The road to recovery is long, winding and bloody confusing!

The road to recovery is long, winding and bloody confusing!

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The global financial crisis (GFC) has been a fascinating turn of events where businesses and households tweaked, sleeked and critiqued their respective currency flows in a battle for survival. So now we hear that as the good times roll, expect the cost of living to rise exponentially. With interest, I was reading another blog on Business2 which intrigued me.

“While you are talking to Glenn Stevens ask him how come the inflation rate is around 3% when everything we use or consume is rising at a much faster rate than that, and also – how come home mortgage rates in the rest of the world are SO much lower than here. And how come the banks are crying about the cost of funds – and making multi BILLION profits. And why won’t we let some other banks into this country to compete with the Big 4. Also – how come the homeowners of this country have to carry the burden of government stuff ups via monetary policy every time?”  Poignant questions to those residents living on Recovery Road, Australia!

Sydney real estate markets this year have been in a somewhat chill mode, although recent sales results are sending strong indications that the tide is turning and sentiment is starting to heat up. This week’s Mosman real estate sales are the strongest recorded this year as the results show here. Source: Domain Property Data

Nielsen

BUY PRINT

I was consumed by this week’s announcements to the residents on Recovery Road, Australia – starting with The GFC saved Australia. “As an aside, the realities of what really happened at our Big Four banks over the past three years makes CEOs’ extreme pay packets all the more obscene. Remember that the CBA’s $16 million man this year, Ralph Norris, took the top job in 2005 – his latest bonus bonanza supposedly recognises his responsibility for the bank coming out of the GFC in such rude good health. Haven’t seen much impact of his presumed matching responsibility for the bank’s financial and reputational exposure to Storm Financial, ABC Learning, Babcock & Brown et all reaching their crescendo on his watch. Similar remuneration report follies are on the way from ANZ, NAB and Westpac.”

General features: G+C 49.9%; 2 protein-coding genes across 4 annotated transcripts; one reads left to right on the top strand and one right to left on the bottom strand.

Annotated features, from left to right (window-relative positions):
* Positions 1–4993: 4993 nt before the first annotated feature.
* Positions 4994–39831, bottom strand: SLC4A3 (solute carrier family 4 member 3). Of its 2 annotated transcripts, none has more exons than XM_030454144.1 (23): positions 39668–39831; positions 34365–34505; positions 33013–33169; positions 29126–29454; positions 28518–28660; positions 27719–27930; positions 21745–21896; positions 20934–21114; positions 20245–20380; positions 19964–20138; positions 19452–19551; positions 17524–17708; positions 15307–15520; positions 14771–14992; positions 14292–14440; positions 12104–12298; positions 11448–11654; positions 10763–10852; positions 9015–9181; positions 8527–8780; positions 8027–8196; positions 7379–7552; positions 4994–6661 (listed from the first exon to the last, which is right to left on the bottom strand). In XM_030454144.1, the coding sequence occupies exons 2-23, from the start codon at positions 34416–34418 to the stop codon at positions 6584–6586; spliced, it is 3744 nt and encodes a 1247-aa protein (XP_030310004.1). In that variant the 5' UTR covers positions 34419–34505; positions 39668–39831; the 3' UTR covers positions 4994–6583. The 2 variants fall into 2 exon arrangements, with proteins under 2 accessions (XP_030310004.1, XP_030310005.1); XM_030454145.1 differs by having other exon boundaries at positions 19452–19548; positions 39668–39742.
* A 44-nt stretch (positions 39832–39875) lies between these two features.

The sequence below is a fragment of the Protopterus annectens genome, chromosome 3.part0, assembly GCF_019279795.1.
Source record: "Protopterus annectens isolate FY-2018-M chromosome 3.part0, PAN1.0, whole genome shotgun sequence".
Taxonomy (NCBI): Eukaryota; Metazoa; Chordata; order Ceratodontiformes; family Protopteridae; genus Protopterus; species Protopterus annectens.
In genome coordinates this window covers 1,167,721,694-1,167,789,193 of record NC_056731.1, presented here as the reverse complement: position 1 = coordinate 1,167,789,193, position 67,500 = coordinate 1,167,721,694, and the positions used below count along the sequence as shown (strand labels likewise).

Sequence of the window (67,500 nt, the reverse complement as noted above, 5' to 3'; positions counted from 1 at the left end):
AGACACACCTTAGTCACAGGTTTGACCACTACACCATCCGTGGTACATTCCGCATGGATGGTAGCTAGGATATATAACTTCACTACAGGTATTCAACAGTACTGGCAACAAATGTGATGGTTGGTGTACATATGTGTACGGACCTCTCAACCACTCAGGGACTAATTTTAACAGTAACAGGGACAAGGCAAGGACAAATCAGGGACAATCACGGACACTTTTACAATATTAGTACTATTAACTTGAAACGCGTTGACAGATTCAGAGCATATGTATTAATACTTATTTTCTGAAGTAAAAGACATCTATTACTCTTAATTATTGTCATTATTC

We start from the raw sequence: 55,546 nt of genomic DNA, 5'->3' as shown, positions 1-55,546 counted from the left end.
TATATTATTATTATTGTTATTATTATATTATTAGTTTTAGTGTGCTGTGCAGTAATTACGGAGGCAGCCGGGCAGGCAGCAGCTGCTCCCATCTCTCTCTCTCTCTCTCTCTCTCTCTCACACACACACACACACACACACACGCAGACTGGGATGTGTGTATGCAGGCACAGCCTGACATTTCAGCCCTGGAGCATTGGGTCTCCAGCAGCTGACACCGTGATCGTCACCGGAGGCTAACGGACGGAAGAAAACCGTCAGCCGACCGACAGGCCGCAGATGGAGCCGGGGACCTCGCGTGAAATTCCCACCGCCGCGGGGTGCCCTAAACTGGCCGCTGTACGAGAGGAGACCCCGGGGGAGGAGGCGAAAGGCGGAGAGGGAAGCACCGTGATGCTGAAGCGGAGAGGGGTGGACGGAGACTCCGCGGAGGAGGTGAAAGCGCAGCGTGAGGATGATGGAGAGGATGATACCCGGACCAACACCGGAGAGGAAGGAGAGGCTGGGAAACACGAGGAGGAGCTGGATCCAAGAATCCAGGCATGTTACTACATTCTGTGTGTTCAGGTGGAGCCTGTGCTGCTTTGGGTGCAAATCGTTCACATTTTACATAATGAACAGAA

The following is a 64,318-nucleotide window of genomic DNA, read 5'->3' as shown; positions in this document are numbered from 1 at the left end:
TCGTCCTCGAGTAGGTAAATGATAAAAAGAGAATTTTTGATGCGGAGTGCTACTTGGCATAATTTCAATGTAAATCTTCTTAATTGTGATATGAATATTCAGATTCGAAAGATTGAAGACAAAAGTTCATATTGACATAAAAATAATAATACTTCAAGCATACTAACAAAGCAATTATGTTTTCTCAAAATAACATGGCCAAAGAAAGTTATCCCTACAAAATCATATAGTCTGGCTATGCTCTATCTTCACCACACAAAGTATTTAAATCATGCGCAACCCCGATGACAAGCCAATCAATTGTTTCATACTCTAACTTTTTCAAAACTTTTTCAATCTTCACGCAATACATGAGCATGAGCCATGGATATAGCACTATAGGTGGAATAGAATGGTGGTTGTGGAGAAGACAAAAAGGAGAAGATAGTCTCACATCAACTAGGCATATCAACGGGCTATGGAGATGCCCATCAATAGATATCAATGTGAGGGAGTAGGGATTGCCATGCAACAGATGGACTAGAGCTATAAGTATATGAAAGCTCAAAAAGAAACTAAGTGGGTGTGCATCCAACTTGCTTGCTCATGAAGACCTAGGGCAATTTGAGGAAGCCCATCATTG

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Plain old economic growth is good for society as inflation expectations of 3.1 per cent in September quarter – survey as the RBA beats the inflation war drums. The mining boom will push interest rates up, Reserve Bank’s Glenn Stevens says as the odds shorten for October rate rise. Let the speculation begin when former RBA economist tips 5.75 per cent cash rate which in real terms equates to a 125 basis point increase over the next fifteen months. This would place Australia’s first ever female prime minister at Fort Fumble under increasing pressure, given 2011 could very well be another election year? Which bank? CBA joins calls for an October rate rise despite the release of data this week that household savings fall signals money woes as home loan customers told to brace for $90 – a – month increase in repayments. On top of this the Reserve Bank of Australia revealed this week that the big banks increase penalty charges take 9 per cent to $536 million after more customers fell behind in payments.

Electricity charges have gone through the roof as power bills force big firms to flee from NSW as Fort Crumble continues to mismanage NSW’s power supply where price rises put power to 138,000 people in jeopardy. Opposition energy spokesman Duncan Gay said he would not be surprised if big businesses fled NSW after being forced to bankroll an overdue energy infrastructure upgrade. “NSW Labor has ripped $14 billion out of the state’s energy retailers in dividends and taxes and failed to re-invest in our ageing infrastructure.”